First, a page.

Whether the physical or social climate, when things heat up, you can count on the Harvard community to throw some fists in the air. Their protests aren’t always the most raucous; you might recall how during Occupy Boston, the school made numerous attempts to keep outside demonstrators off campus, in fear of things escalating. That said, their voices are not only welcome, but often at the forefront of conversations about topics ranging from the governmental to environmental. So naturally, it was not very surprising to find the following in our mailbox this morning:
Harvard Law students to gather in solidarity with the national #HandsUpWalkOut protests
At12:01 pm on August 9, Michael Brown was shot multiple times by a police officer in Ferguson, Missouri. His body lay in the middle of the street baking in the August sun for four and a half hours before it was taken to the morgue.
At 12:01 pm tomorrow, people around the country will walk out of their schools and places of work in solidarity with the family of Michael Brown, with protestors in Ferguson, and with all communities that are affected by police violence. HLS students will join this national movement. We stand together against police brutality and against a future in which the law continues to legitimize violence and inequality.
HLS students and professors will speak about Ferguson, about the continuing national movement that Ferguson has inspired, and about the role that law students, lawyers, and law schools can play.
Rebecca Chapman, HLS ’15, who went to Ferguson in October, notes that, “despite what we are taught in law school, the law is not neutral; lawyers and law students have a unique perspective on the reality that law does not protect everyone equally. Judges, prosecutors, politicians, policemen – everyone is complicit in perpetuating our unequal, racist, sexist system of laws.” Victoria White, HLS ’15 returned from Ferguson only a few days ago.
“The time I spent in Ferguson reaffirmed for me the idea that there is an integral role for lawyers to play in social movements—not only to work alongside organizers and activists, but also to protect the civil and human rights of those who exercise their right to protest. We must use our legal education to begin addressing systemic injustice, one day at a time.”
We believe in the power of the people, so we will hold our walkout at 12:01 pm EST (rather than 12:01 pm CST) so that as many students as possible may participate. We will congregate outside of Wasserstein Hall at the center of the Harvard Law campus. Students and faculty from all Harvard schools are encouraged to join.
In anticipation of the event, we asked one of the organizers, Harvard Law School student Rebecca Nahmias Chapman, what Cambridge should be looking forward to this afternoon…
What are you expecting for turnout, if anything?
We are expecting at least 300 people. Students from the Law School will already be on campus, and students from Harvard College, Harvard Divinity School, Harvard Education School, and the Kennedy School of Government will be also be walking out of their classes to join us.
Have organizers been in touch with police, authorities, campus or otherwise? Do you expect anything in particular in terms of the reaction you’ll be facing?
It is a public event, and we have sent invitations to specific faculty and administrators who we know will be interested. Since the event is public, we assume the authorities and the police are aware. There has never been a police presence on campus, so anything more than one officer would be out of the ordinary.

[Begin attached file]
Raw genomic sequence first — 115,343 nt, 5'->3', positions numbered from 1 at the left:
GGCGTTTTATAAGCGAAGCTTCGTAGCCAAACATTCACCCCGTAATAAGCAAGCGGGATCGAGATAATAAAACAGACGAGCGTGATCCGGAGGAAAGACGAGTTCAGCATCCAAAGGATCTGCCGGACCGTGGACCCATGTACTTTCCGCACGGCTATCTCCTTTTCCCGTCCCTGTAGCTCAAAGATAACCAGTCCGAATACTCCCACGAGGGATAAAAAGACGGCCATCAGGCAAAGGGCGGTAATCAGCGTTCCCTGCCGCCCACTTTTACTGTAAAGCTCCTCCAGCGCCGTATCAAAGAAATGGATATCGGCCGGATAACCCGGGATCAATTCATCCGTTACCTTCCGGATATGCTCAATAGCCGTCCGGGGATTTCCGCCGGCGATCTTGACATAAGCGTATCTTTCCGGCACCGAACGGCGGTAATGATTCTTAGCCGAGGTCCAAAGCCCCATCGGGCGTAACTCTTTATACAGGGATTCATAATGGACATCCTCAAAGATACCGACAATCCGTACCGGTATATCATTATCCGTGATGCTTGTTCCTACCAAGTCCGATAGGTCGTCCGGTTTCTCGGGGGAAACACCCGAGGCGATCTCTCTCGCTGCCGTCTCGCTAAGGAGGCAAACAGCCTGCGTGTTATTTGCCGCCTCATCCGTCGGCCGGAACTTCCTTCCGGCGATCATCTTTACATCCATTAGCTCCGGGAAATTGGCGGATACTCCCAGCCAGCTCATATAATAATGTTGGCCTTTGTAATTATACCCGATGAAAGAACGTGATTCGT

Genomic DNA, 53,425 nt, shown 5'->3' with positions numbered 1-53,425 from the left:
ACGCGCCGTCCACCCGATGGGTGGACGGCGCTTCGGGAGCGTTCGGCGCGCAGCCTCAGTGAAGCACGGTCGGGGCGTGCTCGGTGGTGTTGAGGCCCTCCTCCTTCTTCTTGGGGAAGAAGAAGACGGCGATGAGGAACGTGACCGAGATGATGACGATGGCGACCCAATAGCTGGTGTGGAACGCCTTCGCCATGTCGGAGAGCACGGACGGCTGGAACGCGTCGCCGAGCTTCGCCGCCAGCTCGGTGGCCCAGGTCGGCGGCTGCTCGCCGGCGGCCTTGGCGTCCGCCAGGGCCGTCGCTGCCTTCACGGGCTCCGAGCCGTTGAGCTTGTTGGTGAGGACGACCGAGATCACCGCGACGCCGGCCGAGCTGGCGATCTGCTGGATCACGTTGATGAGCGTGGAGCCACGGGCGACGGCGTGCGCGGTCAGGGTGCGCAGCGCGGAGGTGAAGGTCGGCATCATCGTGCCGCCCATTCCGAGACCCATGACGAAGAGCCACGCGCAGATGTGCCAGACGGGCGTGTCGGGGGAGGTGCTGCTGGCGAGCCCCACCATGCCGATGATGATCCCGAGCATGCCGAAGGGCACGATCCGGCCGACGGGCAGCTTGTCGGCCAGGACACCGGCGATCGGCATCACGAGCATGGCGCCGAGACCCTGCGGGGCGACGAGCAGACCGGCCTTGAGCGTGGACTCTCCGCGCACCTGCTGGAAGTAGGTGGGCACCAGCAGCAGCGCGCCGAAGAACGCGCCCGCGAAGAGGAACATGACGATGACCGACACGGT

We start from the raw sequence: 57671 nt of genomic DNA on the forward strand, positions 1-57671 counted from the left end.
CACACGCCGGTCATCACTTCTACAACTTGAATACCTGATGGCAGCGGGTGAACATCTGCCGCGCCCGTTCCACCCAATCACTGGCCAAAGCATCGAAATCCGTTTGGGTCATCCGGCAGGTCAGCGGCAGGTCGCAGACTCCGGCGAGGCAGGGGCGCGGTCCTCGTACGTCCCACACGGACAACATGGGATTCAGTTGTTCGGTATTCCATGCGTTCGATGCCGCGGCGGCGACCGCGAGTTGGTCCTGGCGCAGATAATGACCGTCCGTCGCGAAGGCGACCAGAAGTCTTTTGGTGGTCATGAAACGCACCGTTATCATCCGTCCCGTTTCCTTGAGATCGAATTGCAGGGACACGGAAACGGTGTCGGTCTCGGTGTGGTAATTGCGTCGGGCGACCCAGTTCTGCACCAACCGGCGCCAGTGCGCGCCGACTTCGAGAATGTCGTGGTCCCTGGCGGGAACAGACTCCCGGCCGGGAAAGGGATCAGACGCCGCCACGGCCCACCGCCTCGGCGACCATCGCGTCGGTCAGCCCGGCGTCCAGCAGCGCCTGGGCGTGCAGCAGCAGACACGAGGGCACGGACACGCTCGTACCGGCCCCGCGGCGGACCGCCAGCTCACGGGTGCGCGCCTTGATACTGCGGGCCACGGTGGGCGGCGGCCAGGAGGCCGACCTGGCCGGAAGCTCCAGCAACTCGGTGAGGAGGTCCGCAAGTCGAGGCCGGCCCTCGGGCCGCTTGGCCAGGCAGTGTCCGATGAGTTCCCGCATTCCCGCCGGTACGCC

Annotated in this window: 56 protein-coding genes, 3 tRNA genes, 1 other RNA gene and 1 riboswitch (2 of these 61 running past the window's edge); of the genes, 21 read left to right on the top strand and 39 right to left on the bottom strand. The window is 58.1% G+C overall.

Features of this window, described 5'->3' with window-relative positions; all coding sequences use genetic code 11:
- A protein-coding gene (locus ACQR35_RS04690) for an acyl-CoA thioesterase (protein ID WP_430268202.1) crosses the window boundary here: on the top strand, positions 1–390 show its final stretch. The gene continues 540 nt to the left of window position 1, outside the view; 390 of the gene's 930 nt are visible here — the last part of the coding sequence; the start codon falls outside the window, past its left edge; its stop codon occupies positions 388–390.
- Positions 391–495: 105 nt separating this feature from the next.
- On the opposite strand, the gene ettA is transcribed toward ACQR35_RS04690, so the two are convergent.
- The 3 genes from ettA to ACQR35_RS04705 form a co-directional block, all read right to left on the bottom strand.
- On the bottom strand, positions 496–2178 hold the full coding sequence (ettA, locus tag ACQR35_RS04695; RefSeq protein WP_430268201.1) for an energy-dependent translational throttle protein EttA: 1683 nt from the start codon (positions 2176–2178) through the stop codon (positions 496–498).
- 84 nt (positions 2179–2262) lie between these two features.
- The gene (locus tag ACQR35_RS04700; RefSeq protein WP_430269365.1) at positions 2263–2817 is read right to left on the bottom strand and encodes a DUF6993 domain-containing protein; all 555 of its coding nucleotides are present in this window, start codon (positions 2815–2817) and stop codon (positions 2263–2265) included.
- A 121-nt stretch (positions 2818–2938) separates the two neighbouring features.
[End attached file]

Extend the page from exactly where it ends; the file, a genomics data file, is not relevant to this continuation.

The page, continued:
Are you expecting mostly Harvard students and people from the Harvard community?
Yes. As I said, this is meant to be a walk out from Harvard for Harvard students. There are other walkouts planned across Cambridge and Boston that we are aware of, and of course, the campus is public so anyone will be welcome at our rally!
How long do you expect the demonstration to last?
Our rally will last at least until 1pm.
What do you feel law students in particular can and should add to the conversation and actions around Ferguson?
Perhaps uniquely, law students and lawyers understand how the law operates and that, despite what we are sometimes taught in law school, law is not neutral. We learn supposedly neutral rules like the ‘reasonableness’ standard for police use of force as if they are somehow applied in a vacuum. The movement in Ferguson seeks to address systemic forms of oppression that legitimize the idea that it is ‘reasonable’ to fear black men and women in this country, and thus it is ‘reasonable’ to end their lives. This movement is not just about ending police brutality. Rather, it understands that the brutality of the police is merely one symptom of an underlying illness in the law. The law does not protect everyone equally. Judges, prosecutors, politicians, policemen – everyone is complicit in perpetuating an unequal, racist, sexist system.
As students at Harvard Law School, we know that if we remain silent, we are complicit. This is true for all people, but it is especially and tangibly true for law students. Several of us have recently returned from Ferguson and saw first hand the reality of oppression there – and felt what that means for the oppression and structural inequality that infects the entire country. In Ferguson, protestors and organizers frequently invoked the principle that “when injustice becomes law, resistance becomes duty.” As the future of the law, law students must take this to heart. We believe that there is an integral role for lawyers to play in social movements—not only to work alongside organizers and activists in helping to mobilize, but to protect the civil and human rights of those who exercise their right to protest. We know that, without a system to back it up, a ‘right’ is just a bunch of words; right now, the system that we have, the system that law has built, is not one that backs up everyone’s rights equally.